This Commemorative Edition of The Gospel of the Redman honors Ernest Thompson Seton, renowned naturalist, artist, and founder of the Boy Scouts of America. It features: a new Introduction by Seton's daughter; a new Foreword by Paul Goble; Seton's American Indian sketches; photographs from throughout Seton's life; an extensive bibliography of his works. Book jacket.
This masterfully-crafted eBook is an abridged version of Seton's "Woodcraft." Fully-illustrated with Seton's own drawings, this edition contains the key chapters on Indian life and lore, campcraft, games, and scouting. (It lacks only the chapters on forestry, woods medicine, natural history, and mushrooms.)Seton was the Chief of the Woodcraft Indians, which was merged into the Boy Scouts of America in 1910. Seton himself became Chief Scout of the United States.A superb resource for Scouters, as Seton presents topics and activities which are still of great interest to boys of all ages.(252 pages, illustrated, 6.6Mb - fully printable)
Here Ernest has tried "to realize some of the influences that surrounded the youth of America a hundred years ago, and made of them, first, good citizens, and later,......heroes that won battles" -- p. vii.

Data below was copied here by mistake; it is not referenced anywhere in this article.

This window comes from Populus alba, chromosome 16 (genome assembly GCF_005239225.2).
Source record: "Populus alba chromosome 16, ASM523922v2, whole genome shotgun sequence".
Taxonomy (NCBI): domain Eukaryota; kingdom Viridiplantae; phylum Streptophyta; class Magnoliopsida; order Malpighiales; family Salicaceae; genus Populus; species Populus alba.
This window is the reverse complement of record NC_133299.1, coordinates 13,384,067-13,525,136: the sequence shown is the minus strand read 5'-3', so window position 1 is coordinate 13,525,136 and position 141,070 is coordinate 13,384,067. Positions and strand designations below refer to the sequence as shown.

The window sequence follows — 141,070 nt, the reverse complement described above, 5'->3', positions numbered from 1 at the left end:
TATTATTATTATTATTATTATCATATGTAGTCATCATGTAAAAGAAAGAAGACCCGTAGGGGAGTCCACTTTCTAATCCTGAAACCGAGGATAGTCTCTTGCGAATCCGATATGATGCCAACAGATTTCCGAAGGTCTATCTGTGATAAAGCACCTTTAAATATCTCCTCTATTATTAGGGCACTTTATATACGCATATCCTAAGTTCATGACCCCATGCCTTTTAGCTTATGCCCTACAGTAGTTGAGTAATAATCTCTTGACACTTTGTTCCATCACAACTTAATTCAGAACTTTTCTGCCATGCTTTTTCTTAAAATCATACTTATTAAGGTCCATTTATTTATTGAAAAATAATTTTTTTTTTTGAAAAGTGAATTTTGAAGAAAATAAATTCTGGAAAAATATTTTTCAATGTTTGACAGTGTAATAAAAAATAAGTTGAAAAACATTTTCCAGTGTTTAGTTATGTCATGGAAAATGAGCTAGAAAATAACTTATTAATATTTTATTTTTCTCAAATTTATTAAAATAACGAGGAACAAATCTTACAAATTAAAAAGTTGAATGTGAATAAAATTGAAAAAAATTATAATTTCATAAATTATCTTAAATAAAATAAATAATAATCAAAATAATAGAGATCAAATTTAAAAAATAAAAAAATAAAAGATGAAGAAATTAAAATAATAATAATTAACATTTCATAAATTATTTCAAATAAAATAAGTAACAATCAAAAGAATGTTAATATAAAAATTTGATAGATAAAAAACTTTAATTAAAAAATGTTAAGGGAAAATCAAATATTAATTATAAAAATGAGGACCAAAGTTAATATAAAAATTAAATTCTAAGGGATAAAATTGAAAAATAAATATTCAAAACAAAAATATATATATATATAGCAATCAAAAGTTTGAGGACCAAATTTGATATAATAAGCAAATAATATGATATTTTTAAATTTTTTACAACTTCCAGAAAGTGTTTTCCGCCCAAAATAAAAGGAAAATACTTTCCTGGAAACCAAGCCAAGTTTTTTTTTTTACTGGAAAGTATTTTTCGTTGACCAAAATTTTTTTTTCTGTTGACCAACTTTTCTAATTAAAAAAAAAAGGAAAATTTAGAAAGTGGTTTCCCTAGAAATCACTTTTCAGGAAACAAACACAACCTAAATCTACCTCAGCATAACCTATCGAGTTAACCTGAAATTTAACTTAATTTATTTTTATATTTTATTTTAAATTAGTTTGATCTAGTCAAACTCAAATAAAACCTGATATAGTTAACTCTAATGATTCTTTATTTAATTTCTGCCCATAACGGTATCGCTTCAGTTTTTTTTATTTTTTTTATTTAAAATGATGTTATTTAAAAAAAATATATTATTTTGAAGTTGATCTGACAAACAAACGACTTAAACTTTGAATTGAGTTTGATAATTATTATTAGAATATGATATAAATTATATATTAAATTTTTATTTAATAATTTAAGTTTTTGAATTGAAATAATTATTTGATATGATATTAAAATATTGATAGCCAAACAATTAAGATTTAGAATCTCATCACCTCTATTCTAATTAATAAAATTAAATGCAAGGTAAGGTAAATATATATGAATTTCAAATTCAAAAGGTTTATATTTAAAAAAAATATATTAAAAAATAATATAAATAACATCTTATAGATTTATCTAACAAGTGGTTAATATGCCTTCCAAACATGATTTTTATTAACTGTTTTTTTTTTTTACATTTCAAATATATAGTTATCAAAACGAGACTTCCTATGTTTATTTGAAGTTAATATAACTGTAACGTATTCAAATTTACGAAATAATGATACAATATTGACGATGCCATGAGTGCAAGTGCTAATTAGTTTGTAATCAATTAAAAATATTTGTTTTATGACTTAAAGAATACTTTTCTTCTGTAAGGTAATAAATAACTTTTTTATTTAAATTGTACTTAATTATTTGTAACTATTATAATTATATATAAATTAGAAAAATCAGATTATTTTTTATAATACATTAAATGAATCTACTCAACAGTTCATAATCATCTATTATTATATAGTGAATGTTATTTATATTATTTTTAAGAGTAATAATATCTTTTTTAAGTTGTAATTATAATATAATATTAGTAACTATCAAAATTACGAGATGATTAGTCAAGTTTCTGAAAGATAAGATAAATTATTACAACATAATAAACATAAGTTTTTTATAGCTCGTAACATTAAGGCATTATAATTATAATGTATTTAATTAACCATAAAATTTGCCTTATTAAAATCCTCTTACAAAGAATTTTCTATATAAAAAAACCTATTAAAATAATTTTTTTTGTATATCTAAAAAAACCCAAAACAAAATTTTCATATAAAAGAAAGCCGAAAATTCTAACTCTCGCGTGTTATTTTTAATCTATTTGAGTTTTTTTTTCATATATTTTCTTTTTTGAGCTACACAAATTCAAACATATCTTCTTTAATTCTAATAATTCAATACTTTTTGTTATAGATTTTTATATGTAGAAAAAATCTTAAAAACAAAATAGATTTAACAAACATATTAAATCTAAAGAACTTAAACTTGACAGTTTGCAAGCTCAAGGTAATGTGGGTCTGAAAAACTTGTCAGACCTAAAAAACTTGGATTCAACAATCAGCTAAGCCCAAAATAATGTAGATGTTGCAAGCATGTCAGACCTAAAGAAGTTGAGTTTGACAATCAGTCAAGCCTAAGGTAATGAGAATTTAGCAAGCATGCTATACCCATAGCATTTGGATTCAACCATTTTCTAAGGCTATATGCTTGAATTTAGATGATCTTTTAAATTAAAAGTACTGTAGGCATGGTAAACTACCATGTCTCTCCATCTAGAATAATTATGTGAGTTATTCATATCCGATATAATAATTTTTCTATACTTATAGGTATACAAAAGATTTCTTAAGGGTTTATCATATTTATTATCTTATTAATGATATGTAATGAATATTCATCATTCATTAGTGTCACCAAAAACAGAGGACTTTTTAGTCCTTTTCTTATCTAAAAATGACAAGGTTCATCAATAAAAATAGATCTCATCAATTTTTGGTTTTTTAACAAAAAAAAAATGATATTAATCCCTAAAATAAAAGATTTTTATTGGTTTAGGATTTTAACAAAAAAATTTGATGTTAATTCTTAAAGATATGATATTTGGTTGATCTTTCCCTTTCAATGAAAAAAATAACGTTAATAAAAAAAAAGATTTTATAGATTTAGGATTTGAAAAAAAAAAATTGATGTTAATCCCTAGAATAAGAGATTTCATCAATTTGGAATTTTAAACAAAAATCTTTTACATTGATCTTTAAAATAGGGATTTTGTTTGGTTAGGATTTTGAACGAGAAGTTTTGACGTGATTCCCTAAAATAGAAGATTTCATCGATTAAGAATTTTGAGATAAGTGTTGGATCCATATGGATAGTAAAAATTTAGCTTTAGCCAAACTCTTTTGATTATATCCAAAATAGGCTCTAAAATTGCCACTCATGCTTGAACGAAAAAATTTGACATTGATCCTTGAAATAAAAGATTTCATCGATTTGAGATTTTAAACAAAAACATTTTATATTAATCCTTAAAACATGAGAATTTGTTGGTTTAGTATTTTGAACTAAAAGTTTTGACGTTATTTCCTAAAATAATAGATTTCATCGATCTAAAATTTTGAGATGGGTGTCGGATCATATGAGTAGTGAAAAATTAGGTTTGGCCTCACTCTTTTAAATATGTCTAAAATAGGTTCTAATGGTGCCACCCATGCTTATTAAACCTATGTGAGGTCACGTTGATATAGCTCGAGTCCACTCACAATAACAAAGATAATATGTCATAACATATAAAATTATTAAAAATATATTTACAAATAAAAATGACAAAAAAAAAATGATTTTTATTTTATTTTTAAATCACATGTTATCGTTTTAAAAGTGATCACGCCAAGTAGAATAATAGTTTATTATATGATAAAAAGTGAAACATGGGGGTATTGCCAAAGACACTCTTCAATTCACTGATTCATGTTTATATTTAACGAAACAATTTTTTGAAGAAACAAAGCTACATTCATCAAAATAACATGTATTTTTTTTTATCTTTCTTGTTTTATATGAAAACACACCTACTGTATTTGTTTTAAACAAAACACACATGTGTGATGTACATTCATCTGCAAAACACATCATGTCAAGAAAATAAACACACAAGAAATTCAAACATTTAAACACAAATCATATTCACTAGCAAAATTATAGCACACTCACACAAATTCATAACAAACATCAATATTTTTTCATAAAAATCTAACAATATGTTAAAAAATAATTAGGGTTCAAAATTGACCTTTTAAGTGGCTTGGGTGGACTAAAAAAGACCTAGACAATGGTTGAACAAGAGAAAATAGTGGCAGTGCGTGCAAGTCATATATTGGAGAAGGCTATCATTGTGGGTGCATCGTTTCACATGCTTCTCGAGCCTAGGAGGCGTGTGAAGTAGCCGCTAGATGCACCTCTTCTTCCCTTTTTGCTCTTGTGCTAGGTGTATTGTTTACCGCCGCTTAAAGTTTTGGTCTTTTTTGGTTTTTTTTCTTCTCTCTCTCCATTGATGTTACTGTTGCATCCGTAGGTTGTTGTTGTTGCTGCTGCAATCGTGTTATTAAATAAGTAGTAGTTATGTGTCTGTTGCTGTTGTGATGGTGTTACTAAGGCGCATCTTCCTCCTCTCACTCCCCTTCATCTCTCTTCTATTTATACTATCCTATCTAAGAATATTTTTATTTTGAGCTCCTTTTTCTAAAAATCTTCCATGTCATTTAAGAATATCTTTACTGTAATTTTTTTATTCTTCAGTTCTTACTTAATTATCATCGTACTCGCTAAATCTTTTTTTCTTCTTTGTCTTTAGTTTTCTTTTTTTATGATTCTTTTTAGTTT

This is one of the great classics of nature and boyhood by one of America's foremost nature experts. It presents a vast range of woodlore in the most palatable of forms, a genuinely delightful story. It will provide many hours of good reading for any child who likes the out-of-doors, and will teach him or her many interesting facts of nature, as well as a number of practical skills. It will be sure to awaken an interest in the outdoor world in any youngster who has not yet discovered the fascination of nature. The story concerns two farm boys who build a teepee in the woods and persuade the grownups to let them live in it for a month. During that time they learn to prepare their own food, build a fire without matches, use an axe expertly, make a bed out of boughs; they learn how to "smudge" mosquitoes, how to get clear water from a muddy pond, how to build a dam, how to know the stars, how to find their way when they get lost; how to tell the direction of the wind, blaze a trail, distinguish animal tracks, protect themselves from wild animals; how to use Indian signals, make moccasins, bows and arrows, Indian drums and war bonnets; how to know the trees and plants, and how to make dyes from plants and herbs. They learn all about the habits of various birds and animals, how they get their food, who their enemies are and how they protect themselves from them. Most of this information is not generally available in books, and could be gained otherwise only by years of life and experience in suitable surroundings. Yet Mr. Thompson Seton explains it so vividly and fully, with so many clear, marginal illustrations through the book, that the reader will finish "Two Little Savages" with an enviable knowledge of trees, plants, wild-life, woodlore, Indian crafts and arts, and survival information for the wilds. All of this is presented through a lively narrative that has as its heroes two real boys, typically curious about everything in the world around them, eager to outdo each other in every kind of endeavor. The exciting adventures that befall them during their stay in the woods are just the sort of thing that will keep a young reader enthralled and will stimulate his or her imagination at every turn.
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